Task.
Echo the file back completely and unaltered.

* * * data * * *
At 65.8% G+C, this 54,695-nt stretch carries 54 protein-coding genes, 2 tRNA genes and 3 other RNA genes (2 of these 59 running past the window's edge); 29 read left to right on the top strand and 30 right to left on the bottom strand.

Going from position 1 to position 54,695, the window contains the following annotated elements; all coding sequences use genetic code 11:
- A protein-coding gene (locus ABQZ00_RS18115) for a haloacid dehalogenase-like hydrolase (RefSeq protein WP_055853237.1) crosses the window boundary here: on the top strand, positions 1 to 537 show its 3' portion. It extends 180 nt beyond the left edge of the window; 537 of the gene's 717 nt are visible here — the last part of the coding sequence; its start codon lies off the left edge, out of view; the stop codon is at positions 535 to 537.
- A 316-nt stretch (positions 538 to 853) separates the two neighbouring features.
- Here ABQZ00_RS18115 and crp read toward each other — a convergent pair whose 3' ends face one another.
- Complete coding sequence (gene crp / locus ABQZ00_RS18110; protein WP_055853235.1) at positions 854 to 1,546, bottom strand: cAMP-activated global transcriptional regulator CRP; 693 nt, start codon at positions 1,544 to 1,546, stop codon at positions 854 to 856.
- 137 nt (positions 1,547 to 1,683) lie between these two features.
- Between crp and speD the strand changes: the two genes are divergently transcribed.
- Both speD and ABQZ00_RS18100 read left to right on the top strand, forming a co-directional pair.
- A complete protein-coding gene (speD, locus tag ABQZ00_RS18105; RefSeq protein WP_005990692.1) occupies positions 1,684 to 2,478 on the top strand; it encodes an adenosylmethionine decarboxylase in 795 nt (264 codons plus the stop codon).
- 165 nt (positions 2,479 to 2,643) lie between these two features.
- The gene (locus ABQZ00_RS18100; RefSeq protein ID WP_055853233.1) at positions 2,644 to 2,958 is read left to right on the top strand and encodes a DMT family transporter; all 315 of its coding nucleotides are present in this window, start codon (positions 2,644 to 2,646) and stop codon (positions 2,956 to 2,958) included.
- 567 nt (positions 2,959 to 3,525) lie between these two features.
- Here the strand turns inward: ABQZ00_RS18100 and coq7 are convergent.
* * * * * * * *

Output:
At 65.8% G+C, this 54,695-nt stretch carries 54 protein-coding genes, 2 tRNA genes and 3 other RNA genes (2 of these 59 running past the window's edge); 29 read left to right on the top strand and 30 right to left on the bottom strand.

Going from position 1 to position 54,695, the window contains the following annotated elements; all coding sequences use genetic code 11:
- A protein-coding gene (locus ABQZ00_RS18115) for a haloacid dehalogenase-like hydrolase (RefSeq protein WP_055853237.1) crosses the window boundary here: on the top strand, positions 1 to 537 show its 3' portion. It extends 180 nt beyond the left edge of the window; 537 of the gene's 717 nt are visible here — the last part of the coding sequence; its start codon lies off the left edge, out of view; the stop codon is at positions 535 to 537.
- A 316-nt stretch (positions 538 to 853) separates the two neighbouring features.
- Here ABQZ00_RS18115 and crp read toward each other — a convergent pair whose 3' ends face one another.
- Complete coding sequence (gene crp / locus ABQZ00_RS18110; protein WP_055853235.1) at positions 854 to 1,546, bottom strand: cAMP-activated global transcriptional regulator CRP; 693 nt, start codon at positions 1,544 to 1,546, stop codon at positions 854 to 856.
- 137 nt (positions 1,547 to 1,683) lie between these two features.
- Between crp and speD the strand changes: the two genes are divergently transcribed.
- Both speD and ABQZ00_RS18100 read left to right on the top strand, forming a co-directional pair.
- A complete protein-coding gene (speD, locus tag ABQZ00_RS18105; RefSeq protein WP_005990692.1) occupies positions 1,684 to 2,478 on the top strand; it encodes an adenosylmethionine decarboxylase in 795 nt (264 codons plus the stop codon).
- 165 nt (positions 2,479 to 2,643) lie between these two features.
- The gene (locus ABQZ00_RS18100; RefSeq protein ID WP_055853233.1) at positions 2,644 to 2,958 is read left to right on the top strand and encodes a DMT family transporter; all 315 of its coding nucleotides are present in this window, start codon (positions 2,644 to 2,646) and stop codon (positions 2,956 to 2,958) included.
- 567 nt (positions 2,959 to 3,525) lie between these two features.
- Here the strand turns inward: ABQZ00_RS18100 and coq7 are convergent.